Employers should embrace this pay-equity deal for women
The concept of pay equity - equal pay for work of equal value between men and women - is a controversial one. Some say many roles traditionally undertaken by women are (and historically have been) under-paid compared to similar occupations undertaken by men.
Others say properly functioning labour markets should be left to resolve these issues and argue that there are already many women employed in the highest paid sectors.
The reality in modern, relatively flexible places like New Zealand probably lies somewhere in the middle. However, if we accept both of the above then the really difficult public policy question becomes, what should we do about it?
Interestingly, some of the countries to whom we usually look for solutions have tried to resolve this and have, arguably, made a bit of a mess of it. In the UK, Europe and Canada some pay equity claims have been the subject of massive back pay claims, crippling legislation, regulation and court action.
In New Zealand too, the courts have recently taken action. They decided that our equal pay legislation, first passed 44 years ago, could be re-interpreted to also include pay equity.
This came as a surprise to many as the Equal Pay Act of 1972 actually bears little relation to today's labour relations framework - it was enacted at a time when New Zealand had national awards which covered most of the work force with highly regulated and inflexible terms and conditions.
Court-ordered pay equity outcomes, based upon an act that was completely out of date, would, therefore, leave the system wide open to a series of litigious, negative and counterproductive court battles.
It was both logical and timely that the Government last year set up a tripartite working group comprising employers, unions and the Government, charged with finding a modern day solution.
Over several months the working party worked co-operatively and constructively to ensure that pay equity issues could be made workable for New Zealand.
Consensus recommendations were agreed by the working party and these were accepted by the Government. However, we still have a long way to go before legislation is introduced and we still need to iron out some of the details the working party could not cover.
But, with continued good will and constructive engagement these are sure to be resolved over the next few months.
This gives employers time to consider embracing the idea of pay equity. And why? Because amongst the many reasons for accepting pay equity legislation is the fact that "it is the right thing to do".
Quite simply, we should not have a situation whereby some occupations undertaken by women are paid less than very similar occupations undertaken by men.
There are also sound socio-economic reasons for resolving this issue. Many of the affected occupations are the very ones that lead individuals to circle around the bottom of the labour market, often under employed, under qualified and not able to get ahead. If we fix this, we also help create cohesiveness within our society.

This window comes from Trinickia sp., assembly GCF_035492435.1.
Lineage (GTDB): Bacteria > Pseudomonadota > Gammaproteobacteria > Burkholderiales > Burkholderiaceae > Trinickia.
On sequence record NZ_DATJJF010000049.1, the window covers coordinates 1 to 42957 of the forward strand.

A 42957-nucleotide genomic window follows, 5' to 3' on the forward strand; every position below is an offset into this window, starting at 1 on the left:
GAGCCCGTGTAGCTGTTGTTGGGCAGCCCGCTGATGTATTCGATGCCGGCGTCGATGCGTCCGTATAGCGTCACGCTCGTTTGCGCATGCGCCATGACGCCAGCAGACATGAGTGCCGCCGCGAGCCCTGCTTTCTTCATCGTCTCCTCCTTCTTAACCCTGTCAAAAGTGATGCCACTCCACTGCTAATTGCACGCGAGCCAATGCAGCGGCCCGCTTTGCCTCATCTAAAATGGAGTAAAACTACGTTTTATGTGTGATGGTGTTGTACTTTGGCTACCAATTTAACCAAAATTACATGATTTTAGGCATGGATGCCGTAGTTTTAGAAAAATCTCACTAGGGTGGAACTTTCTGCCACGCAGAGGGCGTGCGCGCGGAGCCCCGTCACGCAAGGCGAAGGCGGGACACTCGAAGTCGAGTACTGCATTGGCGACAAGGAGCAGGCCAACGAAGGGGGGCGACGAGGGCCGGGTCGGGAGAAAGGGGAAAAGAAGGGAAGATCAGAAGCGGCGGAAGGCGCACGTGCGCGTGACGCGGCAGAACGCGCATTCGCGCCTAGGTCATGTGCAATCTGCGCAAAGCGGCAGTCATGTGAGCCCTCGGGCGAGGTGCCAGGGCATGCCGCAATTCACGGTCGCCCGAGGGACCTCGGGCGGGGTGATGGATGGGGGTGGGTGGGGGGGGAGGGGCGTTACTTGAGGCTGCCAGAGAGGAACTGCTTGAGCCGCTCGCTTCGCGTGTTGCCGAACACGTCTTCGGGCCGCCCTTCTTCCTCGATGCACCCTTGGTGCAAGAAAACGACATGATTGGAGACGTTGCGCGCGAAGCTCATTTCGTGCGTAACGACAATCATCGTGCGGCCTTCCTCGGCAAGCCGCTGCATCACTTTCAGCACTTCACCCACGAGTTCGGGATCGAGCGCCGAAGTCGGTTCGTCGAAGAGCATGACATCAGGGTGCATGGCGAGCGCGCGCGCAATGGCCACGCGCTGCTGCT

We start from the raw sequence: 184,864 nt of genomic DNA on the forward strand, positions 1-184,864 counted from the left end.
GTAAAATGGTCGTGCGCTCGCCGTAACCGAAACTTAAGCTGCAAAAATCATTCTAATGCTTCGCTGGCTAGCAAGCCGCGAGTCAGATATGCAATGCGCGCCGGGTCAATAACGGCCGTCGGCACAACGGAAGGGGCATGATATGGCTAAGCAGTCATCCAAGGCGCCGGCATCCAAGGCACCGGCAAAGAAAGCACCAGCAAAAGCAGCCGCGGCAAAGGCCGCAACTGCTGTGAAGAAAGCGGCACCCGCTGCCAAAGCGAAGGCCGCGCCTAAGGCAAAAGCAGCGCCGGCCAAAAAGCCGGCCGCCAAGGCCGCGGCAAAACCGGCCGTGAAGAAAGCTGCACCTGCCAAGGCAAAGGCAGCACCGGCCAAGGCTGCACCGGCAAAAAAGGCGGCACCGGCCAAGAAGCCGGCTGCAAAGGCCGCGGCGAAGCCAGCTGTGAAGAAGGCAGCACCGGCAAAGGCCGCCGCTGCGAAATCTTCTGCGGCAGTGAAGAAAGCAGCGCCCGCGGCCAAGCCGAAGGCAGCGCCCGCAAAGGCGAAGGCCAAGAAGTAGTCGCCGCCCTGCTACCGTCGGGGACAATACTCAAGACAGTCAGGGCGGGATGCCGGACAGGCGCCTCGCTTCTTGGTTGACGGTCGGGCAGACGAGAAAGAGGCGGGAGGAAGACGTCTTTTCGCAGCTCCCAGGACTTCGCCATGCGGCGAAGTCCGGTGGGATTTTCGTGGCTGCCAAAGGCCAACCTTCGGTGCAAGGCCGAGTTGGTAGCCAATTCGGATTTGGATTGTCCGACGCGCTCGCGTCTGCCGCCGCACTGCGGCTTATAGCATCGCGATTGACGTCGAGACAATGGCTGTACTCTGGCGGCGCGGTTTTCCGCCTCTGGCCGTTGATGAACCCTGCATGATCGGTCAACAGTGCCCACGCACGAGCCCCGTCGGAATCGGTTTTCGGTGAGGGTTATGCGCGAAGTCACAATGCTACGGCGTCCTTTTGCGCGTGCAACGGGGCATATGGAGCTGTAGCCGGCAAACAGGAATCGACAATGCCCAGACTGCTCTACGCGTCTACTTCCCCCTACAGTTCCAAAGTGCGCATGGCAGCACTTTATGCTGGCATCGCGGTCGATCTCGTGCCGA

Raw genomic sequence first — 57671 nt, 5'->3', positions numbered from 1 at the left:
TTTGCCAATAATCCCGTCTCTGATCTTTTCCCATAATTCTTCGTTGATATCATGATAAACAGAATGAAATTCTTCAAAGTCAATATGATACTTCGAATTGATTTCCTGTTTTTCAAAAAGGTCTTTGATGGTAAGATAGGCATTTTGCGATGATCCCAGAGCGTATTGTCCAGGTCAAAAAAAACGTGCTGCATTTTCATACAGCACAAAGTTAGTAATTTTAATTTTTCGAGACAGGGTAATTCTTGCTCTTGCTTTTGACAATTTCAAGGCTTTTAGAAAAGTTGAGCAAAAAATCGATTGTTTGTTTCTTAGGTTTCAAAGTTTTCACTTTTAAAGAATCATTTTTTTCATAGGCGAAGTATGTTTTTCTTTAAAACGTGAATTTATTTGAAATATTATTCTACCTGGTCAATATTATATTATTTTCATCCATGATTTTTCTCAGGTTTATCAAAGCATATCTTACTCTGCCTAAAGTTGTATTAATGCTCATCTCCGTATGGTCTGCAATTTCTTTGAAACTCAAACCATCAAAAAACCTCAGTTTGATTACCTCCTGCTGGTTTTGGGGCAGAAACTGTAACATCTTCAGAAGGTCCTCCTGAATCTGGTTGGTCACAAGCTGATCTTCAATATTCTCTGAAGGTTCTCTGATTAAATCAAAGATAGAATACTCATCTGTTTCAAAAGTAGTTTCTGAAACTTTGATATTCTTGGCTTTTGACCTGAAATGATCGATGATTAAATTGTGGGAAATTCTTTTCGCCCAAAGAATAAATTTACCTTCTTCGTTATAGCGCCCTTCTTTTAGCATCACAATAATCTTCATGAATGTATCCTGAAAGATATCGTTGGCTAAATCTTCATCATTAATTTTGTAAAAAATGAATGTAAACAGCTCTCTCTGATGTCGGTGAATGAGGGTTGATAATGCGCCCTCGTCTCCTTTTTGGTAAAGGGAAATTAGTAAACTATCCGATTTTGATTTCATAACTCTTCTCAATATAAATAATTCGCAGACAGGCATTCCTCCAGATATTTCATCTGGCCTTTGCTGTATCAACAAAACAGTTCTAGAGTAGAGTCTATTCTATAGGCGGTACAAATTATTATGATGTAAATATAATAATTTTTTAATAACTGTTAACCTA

Add to this the fact that the working party's recommendations should make it much easier for employers and their staff to resolve pay equity issues while retaining a productive and competitive workplace.
This is because under the principles adopted future pay equity matters will be dealt with through workplace negotiation - exactly as pay and other labour matters are dealt with.
This means individuals or groups of workers can make pay equity claims at the enterprise level, with a view to them being resolved directly with their employer through good faith bargaining.
It also means employers will be able to engage in working out, for example, the time period over which pay equity settlements might come into effect. This gives employers the opportunity to make changes within their organisation so they don't find themselves in a similar situation later.
What's more, the principles do not include any consideration of back pay. The working party's recommendations favour resolution over penalties.
Once a pay equity claim has been settled to the satisfaction of the affected parties, it will be extremely difficult for a court or any other party to reopen that claim in the near future. This is important, since employers will be able to settle matters and move on without the worry that they will be the subject of continuous litigation or dispute.
This new system will not be without difficulties, and employers will encounter challenges. But nothing on the scale of the alternative - court action, disputation, the potential of massive arrears of wages claims and other really destructive experiences.
However, that the courts have decided that New Zealand needs pay equity legislation and that the Government has (wisely) left much of the detail of the new process up to workplace specialists should be seen as hugely encouraging.
So too should the fact that the working party recommendations were made collaboratively, constructively and with regard for both employers and workers.
If employers, unions and Government all embrace and support the changes and continue to work closely together, pay equity resolution in New Zealand will without doubt be the better for it.